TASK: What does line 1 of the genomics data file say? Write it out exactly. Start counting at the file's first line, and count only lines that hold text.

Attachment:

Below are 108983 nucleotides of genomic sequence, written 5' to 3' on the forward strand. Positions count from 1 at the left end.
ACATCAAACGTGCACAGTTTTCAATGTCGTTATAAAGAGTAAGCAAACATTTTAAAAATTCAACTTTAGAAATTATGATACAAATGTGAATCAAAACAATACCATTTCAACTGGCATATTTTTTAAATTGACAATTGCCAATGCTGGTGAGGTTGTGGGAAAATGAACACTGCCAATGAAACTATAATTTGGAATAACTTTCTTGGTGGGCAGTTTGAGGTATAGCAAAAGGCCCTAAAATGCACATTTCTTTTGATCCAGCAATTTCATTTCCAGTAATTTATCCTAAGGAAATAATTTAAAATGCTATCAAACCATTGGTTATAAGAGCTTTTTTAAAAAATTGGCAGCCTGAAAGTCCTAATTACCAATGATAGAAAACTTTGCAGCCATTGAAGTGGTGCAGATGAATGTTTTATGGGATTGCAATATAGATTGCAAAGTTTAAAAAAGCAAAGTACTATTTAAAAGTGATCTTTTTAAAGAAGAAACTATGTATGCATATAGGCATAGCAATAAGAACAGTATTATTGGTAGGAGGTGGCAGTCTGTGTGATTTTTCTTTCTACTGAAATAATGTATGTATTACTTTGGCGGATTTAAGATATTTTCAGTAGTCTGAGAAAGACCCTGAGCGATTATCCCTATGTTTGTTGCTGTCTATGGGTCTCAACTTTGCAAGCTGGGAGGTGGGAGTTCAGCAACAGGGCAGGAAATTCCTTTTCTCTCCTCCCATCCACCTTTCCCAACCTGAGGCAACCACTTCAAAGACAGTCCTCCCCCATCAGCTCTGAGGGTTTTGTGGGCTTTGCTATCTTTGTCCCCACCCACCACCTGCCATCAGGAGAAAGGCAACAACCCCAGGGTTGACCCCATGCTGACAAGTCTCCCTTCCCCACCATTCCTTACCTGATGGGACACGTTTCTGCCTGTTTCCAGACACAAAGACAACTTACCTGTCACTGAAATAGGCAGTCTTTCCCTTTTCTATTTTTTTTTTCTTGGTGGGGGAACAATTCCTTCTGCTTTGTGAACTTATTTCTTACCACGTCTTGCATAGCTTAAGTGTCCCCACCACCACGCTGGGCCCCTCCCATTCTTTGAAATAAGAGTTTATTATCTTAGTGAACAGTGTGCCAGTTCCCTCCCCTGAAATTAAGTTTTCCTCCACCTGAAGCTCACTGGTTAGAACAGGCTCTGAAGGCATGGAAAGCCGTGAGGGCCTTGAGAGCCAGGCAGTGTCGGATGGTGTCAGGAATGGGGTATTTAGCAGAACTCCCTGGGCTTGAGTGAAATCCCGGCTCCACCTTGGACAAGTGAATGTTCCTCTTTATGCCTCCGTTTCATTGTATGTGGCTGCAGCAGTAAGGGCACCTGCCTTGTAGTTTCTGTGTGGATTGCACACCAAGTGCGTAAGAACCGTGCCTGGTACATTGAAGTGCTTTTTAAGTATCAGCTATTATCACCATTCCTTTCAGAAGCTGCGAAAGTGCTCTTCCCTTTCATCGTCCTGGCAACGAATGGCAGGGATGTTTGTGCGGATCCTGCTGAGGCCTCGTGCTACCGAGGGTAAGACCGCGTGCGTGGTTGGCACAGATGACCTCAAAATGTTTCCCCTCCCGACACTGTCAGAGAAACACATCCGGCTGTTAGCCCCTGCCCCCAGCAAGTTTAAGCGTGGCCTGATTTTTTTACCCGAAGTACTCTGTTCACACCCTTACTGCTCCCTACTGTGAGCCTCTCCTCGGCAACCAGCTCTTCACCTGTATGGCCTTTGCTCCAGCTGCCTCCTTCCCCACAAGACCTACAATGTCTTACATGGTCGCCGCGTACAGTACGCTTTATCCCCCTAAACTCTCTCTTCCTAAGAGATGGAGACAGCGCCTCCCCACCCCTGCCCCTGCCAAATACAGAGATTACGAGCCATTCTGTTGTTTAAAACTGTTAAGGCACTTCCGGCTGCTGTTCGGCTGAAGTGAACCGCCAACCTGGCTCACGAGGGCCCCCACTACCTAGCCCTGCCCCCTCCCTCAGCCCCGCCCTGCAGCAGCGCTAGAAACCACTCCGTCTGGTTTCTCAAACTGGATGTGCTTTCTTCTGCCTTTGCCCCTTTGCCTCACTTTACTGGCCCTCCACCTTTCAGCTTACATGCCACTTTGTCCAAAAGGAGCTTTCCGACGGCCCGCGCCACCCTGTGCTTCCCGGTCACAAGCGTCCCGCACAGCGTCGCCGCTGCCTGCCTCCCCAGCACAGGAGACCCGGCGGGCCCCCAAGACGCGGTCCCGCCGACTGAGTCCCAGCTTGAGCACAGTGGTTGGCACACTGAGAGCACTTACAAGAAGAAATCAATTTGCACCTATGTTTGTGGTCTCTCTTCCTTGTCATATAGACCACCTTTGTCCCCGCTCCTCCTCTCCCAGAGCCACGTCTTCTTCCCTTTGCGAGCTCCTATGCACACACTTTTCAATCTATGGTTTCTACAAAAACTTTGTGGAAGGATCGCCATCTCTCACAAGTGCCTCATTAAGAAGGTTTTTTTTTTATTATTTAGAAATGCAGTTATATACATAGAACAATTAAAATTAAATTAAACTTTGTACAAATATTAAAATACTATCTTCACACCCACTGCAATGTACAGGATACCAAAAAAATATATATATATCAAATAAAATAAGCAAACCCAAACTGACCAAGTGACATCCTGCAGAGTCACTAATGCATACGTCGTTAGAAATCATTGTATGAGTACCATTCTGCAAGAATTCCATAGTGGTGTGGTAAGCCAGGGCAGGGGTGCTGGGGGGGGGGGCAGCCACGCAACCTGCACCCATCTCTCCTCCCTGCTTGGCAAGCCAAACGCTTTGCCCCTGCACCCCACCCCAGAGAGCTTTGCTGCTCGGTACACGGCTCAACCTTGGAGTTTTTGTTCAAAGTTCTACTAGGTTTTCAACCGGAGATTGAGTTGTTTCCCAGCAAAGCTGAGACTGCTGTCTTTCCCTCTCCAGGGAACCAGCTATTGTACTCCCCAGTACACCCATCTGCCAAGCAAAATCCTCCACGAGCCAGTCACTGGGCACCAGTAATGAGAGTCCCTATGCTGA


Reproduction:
Below are 108983 nucleotides of genomic sequence, written 5' to 3' on the forward strand. Positions count from 1 at the left end.